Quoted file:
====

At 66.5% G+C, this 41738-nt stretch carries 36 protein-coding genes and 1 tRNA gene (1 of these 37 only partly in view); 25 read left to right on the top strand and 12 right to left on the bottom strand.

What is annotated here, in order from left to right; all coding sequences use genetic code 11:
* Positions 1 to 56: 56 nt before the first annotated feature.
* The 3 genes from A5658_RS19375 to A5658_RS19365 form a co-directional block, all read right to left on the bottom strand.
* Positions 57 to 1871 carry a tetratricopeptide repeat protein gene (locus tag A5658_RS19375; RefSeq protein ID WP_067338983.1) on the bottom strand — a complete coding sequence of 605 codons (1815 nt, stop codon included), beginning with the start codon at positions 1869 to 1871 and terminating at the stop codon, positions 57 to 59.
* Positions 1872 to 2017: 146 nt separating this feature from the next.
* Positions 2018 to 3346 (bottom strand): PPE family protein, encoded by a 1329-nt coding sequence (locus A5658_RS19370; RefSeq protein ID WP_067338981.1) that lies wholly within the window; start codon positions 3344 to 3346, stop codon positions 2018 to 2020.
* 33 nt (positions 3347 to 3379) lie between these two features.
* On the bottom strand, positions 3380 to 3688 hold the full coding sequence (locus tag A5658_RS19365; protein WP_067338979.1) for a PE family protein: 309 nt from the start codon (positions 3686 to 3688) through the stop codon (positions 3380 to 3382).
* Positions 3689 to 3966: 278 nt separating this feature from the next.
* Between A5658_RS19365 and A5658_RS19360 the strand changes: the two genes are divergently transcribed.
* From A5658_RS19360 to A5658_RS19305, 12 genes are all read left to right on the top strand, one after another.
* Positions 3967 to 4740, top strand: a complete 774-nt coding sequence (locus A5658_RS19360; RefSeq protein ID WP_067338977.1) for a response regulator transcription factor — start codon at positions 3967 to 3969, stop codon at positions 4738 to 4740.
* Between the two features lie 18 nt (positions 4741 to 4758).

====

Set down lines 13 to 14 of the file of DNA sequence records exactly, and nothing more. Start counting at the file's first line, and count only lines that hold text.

* Positions 3967 to 4740, top strand: a complete 774-nt coding sequence (locus A5658_RS19360; RefSeq protein ID WP_067338977.1) for a response regulator transcription factor — start codon at positions 3967 to 3969, stop codon at positions 4738 to 4740.
* Between the two features lie 18 nt (positions 4741 to 4758).